It’s the thought that counts. I remember the days when the same thing crossed my mind every time I heard that exact “thought.”
Any time in the first 20-something years of my life, I knew you could have the thought. I even appreciated the thought most of the time. But I’d still take the good gifts.
Man. Life has a way of changing things.
So as I was sitting on the couch as my 43rd birthday officially hit at midnight earlier this week, life officially slapped me in the face.
And at least this time, it was in the best way possible.
My 16-year-old Sierra and 14-year-old Spring came walking out of their bedroom at the stroke of midnight with an entire gift basket in hand.
If I may say so myself, it ranks up there among the best gift baskets I’ve ever gotten.
Exactly what was in this treasure chest?
Cowboys or Astros tickets?
A weekend giveaway?
The gift bag I hope I’ll never forget featured a card, a pair of two-liter Dr Peppers, a box of pens, Butterfingers and a box of Reeses Pieces.
I’m not sure what they spent. But I know exactly how it made me feel.
Something about seeing the card from two daughters that made the All-A Honor Roll made me appreciate their sense of humor as much as their thoughtfulness.
I’ll save those exact messages for later.
And if I can clarify, it’s a present I wouldn’t trade for anything.
I’ve known it for a few years, but this time it went straight to my head in no unclear terms. It really is the thought that matters.
I’d told them for weeks that I don’t want or need anything from them on my birthday other than to spend the day with me.
I thought it was good enough when Sierra asked for a day off from work for that very purpose.
Yet here I was at 12:01 fighting back the tears you mostly get when you get to a certain age. We shared big hugs and a selfie I could post on social media.
So as I sat there on the couch an hour later, I started overthinking things more than I probably should.
Other than the obvious reason of having my daughters give me a present, I was still thinking of why it meant just a little bit more this time around.
We always like to wonder what makes the perfect present.
Exactly what price can we reach to make our loved ones perfectly happy?
Yet in younger minds, the simplicity is down to a science.
Our dad’s a writer. Let’s get him pens.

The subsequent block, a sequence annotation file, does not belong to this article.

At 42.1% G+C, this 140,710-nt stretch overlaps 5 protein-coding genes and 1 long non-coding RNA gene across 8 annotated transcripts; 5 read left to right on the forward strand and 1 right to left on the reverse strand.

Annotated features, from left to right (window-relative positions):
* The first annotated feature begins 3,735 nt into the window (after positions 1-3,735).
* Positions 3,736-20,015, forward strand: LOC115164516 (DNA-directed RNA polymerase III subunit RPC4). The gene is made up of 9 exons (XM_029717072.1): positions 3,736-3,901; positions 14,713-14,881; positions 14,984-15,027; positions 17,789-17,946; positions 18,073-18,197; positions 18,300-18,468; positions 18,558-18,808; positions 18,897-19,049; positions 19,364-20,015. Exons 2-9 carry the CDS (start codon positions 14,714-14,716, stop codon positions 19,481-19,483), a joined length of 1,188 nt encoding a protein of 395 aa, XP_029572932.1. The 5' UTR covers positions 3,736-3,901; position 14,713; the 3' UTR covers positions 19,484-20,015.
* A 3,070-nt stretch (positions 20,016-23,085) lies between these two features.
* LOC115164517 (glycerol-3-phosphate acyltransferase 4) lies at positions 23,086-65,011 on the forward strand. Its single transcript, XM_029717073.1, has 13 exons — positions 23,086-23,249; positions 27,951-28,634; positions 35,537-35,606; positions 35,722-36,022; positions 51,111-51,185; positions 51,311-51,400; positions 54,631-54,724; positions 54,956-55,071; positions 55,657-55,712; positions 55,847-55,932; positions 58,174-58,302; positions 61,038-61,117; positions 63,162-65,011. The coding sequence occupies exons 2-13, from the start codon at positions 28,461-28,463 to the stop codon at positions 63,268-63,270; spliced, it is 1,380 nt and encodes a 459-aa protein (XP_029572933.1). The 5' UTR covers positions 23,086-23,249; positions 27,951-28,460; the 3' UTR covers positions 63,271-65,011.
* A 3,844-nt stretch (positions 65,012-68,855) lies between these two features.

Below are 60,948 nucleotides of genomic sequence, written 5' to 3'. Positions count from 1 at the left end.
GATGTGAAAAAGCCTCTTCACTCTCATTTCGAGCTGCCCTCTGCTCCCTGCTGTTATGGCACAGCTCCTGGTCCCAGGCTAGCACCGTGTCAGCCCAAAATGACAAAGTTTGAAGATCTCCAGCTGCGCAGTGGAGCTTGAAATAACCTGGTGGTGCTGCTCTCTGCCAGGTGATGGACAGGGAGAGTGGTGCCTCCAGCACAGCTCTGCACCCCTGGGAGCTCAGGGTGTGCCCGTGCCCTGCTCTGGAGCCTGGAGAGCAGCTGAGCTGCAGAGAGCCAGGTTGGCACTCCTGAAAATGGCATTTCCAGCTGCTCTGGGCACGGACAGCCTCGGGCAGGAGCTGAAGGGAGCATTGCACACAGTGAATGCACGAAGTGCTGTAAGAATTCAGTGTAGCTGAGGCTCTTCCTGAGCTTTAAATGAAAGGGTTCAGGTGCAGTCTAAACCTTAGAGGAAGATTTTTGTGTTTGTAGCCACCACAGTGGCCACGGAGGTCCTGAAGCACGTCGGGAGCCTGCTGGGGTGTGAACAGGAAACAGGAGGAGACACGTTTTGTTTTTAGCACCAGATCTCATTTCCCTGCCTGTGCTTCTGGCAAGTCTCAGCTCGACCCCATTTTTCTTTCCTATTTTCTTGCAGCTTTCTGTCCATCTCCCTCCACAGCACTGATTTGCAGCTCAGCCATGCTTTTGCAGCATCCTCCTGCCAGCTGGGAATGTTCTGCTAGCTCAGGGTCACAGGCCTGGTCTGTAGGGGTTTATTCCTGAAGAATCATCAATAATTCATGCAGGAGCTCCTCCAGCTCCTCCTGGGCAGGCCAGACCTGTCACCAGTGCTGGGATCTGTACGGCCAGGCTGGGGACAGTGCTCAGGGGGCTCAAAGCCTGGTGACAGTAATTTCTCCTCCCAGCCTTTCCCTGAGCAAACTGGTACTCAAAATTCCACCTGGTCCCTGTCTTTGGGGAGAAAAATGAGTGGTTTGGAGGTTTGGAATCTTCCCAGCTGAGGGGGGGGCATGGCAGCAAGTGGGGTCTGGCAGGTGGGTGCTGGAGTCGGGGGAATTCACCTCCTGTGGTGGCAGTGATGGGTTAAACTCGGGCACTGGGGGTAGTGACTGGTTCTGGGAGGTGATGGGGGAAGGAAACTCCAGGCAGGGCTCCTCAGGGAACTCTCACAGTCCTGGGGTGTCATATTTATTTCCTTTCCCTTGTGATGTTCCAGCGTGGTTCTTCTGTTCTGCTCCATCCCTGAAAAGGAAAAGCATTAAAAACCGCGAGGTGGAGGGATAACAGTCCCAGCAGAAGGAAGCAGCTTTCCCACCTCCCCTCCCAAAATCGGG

He likes Dr Pepper. Let’s get him a few drinks.
Dad gets us snacks. Let’s get him snacks.
I’m not completely naive. I know the finances of a 16-year-old with a part-time job and a 14-year-old without a job go into the decision to get their dad snacks, drinks, a card and pens.
But I promise I’d be just as happy with the gift if I make it to 60.
Later that day, the family didn’t disappoint.
Sixteen-year-old Jaylen sent me a birthday text out of nowhere and 14-year-old Cameron wished me happy birthday before giving me details on his own baseball game.
And they weren’t too ashamed to show up for my birthday dinner.
For anyone with teenagers, them simply remembering a birthday seems impossible.
My wife Barb put together a masterpiece of a collage of my sports adventures with family and friends with every picture bringing back another memory.
As I’m reaching my mid-40s, I admit it probably took too long for me to fully understand that it’s the thought that really counts the most.
But if you see me any time soon, don’t be mad if I don’t share a Butterfinger or a pen.
And now back to those grammatically incorrect smart aleck comments on my birthday card from a couple of straight-A students.
Spring and Sierra certainly know grammar mistakes are one of my pet peeves. Therefore, they obviously couldn’t help themselves even though they know better.
So these are the gems they left me.
“Happy birthday. – Your favoritest daughter — Spring.”
“Have the bestest day ever/even though you have Spring as a daughter. Happy birthday, from Sierra.”
Thanks to those that mean the most to me, I can honestly say it was the “bestest day ever.”
I hope I can do it all over again next year.
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